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J Gen Virol. 2010 Sep;91(Pt 9):2286-301. doi: 10.1099/vir.0.019737-0. Epub 2010 May 5.

Molecular epidemiology and genetic characterization of equine arteritis virus isolates associated with the 2006-2007 multi-state disease occurrence in the USA.

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Department of Veterinary Science, Maxwell H. Gluck Equine Research Center, University of Kentucky, Lexington, KY 40546, USA.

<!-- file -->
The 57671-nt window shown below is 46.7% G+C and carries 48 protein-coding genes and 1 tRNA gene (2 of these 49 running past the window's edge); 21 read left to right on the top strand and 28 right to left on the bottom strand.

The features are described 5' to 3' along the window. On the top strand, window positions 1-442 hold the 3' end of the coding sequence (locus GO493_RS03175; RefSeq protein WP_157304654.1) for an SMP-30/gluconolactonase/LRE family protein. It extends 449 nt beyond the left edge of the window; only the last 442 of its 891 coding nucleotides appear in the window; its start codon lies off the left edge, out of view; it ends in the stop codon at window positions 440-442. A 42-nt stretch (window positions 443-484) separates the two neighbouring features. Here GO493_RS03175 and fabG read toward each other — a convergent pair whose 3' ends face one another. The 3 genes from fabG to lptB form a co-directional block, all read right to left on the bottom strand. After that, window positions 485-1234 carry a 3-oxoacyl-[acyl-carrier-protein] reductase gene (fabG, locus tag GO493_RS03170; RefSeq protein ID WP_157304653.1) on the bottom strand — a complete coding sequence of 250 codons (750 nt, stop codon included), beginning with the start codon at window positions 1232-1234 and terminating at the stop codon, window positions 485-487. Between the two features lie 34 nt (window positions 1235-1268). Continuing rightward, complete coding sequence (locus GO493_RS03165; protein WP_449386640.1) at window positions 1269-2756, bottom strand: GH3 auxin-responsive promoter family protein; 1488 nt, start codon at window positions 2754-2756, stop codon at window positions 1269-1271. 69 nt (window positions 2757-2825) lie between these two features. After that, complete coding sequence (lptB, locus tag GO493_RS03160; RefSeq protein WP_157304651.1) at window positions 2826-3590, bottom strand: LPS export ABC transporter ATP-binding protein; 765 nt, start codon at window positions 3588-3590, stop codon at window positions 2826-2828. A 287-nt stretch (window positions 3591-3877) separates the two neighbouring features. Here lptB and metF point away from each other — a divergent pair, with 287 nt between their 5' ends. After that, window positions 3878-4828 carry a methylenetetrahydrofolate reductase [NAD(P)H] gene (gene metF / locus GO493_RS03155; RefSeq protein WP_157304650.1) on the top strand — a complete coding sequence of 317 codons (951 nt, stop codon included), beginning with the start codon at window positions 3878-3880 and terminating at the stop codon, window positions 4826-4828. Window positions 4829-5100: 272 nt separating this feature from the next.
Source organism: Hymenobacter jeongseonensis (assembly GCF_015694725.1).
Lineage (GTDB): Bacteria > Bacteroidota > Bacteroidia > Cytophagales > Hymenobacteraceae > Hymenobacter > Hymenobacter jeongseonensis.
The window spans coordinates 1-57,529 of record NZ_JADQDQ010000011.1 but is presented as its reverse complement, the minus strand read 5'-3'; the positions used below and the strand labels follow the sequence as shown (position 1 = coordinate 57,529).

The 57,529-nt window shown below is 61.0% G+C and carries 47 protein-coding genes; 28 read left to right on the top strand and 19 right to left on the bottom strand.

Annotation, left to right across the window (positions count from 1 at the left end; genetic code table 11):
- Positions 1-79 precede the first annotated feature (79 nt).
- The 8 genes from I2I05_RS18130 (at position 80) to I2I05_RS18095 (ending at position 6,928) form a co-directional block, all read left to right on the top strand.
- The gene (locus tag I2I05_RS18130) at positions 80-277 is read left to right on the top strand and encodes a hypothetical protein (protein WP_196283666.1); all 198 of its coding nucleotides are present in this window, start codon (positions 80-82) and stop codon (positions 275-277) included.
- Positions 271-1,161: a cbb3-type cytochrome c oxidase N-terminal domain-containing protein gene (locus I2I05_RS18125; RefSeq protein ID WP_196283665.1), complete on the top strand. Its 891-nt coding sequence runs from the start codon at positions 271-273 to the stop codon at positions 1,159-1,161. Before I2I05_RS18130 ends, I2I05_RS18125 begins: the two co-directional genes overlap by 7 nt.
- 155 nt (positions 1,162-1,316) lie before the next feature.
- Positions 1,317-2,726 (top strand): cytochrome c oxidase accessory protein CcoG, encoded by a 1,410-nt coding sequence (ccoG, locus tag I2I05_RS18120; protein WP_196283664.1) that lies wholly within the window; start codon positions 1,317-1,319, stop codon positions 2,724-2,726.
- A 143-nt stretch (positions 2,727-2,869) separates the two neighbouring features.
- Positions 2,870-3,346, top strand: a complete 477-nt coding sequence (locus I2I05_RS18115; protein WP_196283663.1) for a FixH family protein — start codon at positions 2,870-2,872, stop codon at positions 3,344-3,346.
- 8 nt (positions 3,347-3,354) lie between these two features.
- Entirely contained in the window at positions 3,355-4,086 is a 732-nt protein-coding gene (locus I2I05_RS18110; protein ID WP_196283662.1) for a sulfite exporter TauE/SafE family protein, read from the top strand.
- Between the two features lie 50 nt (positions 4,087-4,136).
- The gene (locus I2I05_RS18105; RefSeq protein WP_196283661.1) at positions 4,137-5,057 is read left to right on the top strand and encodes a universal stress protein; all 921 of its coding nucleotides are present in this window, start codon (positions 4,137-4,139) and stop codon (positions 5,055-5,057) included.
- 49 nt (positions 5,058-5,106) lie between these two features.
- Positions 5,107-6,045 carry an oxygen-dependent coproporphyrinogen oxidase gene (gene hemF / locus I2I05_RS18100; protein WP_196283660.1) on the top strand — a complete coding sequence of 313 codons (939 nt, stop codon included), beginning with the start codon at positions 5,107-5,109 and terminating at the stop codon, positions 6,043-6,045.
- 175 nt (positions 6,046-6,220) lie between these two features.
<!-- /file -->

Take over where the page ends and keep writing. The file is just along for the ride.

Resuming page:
In 2006-2007, equine viral arteritis (EVA) was confirmed for the first time in Quarter Horses in multiple states in the USA. The entire genome of an equine arteritis virus (EAV) isolate from the index premises in New Mexico was 12 731 nt in length and possessed a previously unrecorded unique 15 nt insertion in the nsp2-coding region in ORF1a and a 12 nt insertion in ORF3. Sequence analysis of additional isolates made during this disease occurrence revealed that all isolates from New Mexico, Utah, Kansas, Oklahoma and Idaho had 98.6-100.0 % (nsp2) and 97.8-100 % (ORF3) nucleotide identity and contained the unique insertions in nsp2 and ORF3, indicating that the EVA outbreaks in these states probably originated from the same strain of EAV. Sequence and phylogenetic analysis of several EAV isolates made following an EVA outbreak on another Quarter Horse farm in New Mexico in 2005 provided evidence that this outbreak may well have been the source of virus for the 2006-2007 occurrence of the disease. A virus isolate from an aborted fetus in Utah was shown to have a distinct neutralization phenotype compared with other isolates associated with the 2006-2007 EVA occurrence. Full-length genomic sequence analysis of 18 sequential isolates of EAV made from eight carrier stallions established that the virus evolved genetically during persistent infection, and the rate of genetic change varied between individual animals and the period of virus shedding.

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